HARRIS: This all is designed, I believe, to make it hard for you to vote so that you don’t vote.

In other words, the administration charges that the laws are designed particularly to discourage minorities from voting.

The war over voting laws is raging right now in Texas—where many Democratic lawmakers fled the state to stall new legislation.

BUTLER: But the battle began in the state of Georgiawhere GOP Gov. Brian Kemp signed new election rules into law back in March.

Since then, the Department of Justice filed a lawsuit accusing Republicans of violating the civil rights of Georgia voters.

REICHARD: And here to speak with us now is the Governor of Georgia Brian Kemp. Governor, good morning!

BRIAN KEMP, GUEST: Hey, great to be on with you. Thank you.

REICHARD: Governor, when you found out that the Justice Department was suing your state over the elections bill you signed into law earlier this year, how did you react?

KEMP: Well, it wasn't too surprising, quite honestly, which is kind of sad. But also it makes me mad. I mean, it's very disappointing that the Biden administration is politicized and the Justice Department, especially, with as many biggest issues as there are around the country with increased violence, shootings and other things in a lot of our major cities around the country, the crisis on the border, and a lot of things going on, and they're gonna start targeting states over a process that we've done for decades of deciding what our election laws are. It's just kind of sad, but it also makes you mad, but at the end of the day, it's also not very surprising.

REICHARD: What’s the status of that lawsuit and might it affect elections in your state next year?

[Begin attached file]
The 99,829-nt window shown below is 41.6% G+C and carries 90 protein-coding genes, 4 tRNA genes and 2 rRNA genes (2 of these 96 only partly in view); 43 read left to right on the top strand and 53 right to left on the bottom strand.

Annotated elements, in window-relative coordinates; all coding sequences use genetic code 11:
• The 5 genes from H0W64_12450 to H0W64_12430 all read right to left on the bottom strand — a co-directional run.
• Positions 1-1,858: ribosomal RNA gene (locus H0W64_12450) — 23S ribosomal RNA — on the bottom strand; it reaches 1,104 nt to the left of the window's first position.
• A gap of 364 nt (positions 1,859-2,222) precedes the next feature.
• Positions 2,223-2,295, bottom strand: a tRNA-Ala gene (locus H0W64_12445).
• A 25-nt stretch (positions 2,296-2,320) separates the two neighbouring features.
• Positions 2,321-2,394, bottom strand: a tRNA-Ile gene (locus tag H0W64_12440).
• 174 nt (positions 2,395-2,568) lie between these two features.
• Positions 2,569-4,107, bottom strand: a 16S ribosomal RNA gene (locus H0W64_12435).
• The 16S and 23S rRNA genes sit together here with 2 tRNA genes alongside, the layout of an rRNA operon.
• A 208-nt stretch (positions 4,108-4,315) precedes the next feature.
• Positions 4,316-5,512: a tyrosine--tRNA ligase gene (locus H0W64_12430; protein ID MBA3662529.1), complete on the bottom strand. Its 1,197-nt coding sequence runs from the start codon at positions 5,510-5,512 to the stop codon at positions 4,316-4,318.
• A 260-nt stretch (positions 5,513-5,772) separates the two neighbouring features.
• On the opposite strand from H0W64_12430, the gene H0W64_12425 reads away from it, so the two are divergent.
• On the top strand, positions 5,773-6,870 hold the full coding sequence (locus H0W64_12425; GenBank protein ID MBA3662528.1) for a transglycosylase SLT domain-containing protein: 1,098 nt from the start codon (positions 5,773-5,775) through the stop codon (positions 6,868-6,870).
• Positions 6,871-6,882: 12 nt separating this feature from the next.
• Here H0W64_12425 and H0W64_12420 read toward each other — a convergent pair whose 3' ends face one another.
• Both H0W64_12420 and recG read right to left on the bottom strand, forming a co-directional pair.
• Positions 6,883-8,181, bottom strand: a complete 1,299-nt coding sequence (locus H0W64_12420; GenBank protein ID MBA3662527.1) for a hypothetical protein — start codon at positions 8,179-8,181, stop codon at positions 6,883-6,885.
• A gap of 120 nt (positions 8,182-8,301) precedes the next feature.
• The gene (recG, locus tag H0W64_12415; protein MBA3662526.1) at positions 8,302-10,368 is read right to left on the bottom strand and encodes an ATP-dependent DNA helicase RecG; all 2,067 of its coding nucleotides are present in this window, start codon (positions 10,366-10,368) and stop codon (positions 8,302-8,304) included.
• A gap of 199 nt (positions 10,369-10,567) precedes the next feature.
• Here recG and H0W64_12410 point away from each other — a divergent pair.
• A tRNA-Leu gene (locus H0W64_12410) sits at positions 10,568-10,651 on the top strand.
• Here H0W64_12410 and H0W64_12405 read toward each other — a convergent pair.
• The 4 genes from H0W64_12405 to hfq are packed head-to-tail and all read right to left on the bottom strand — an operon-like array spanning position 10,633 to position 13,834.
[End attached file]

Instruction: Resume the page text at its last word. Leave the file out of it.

KEMP: Well, we'll see how it plays out. And it's not just the Justice Department that’s suing us. There was liberal groups that sued us the night of or the day after I signed the bill, there's, you know, six or seven lawsuits. You know, I've dealt with that for over a decade now fighting the Obama Justice Department, fighting a lot of these liberal activist groups that have always sued Georgia over our election laws. Had to sue the Obama Justice Department to get our citizenship check when you register to vote. I've been in court twice—and won–defending our photo ID requirement when we vote in person in Georgia. And we're now going to have that requirement for absentee ballots, so I look forward to going 3-and-0 against the Justice Department on that one. So this is really nothing surprising for us. It's the left’s playbook. But people need to realize two things: Number one, they need to realize that we're gonna stand up and fight tooth and nail because we have the truth on our side that this bill makes it easy to vote and hard to cheat. But number two is, you know, this administration and activists are coming after you and your ballgame and your way of life and what you believe in and your state next, and that should scare people across the country, in my opinion.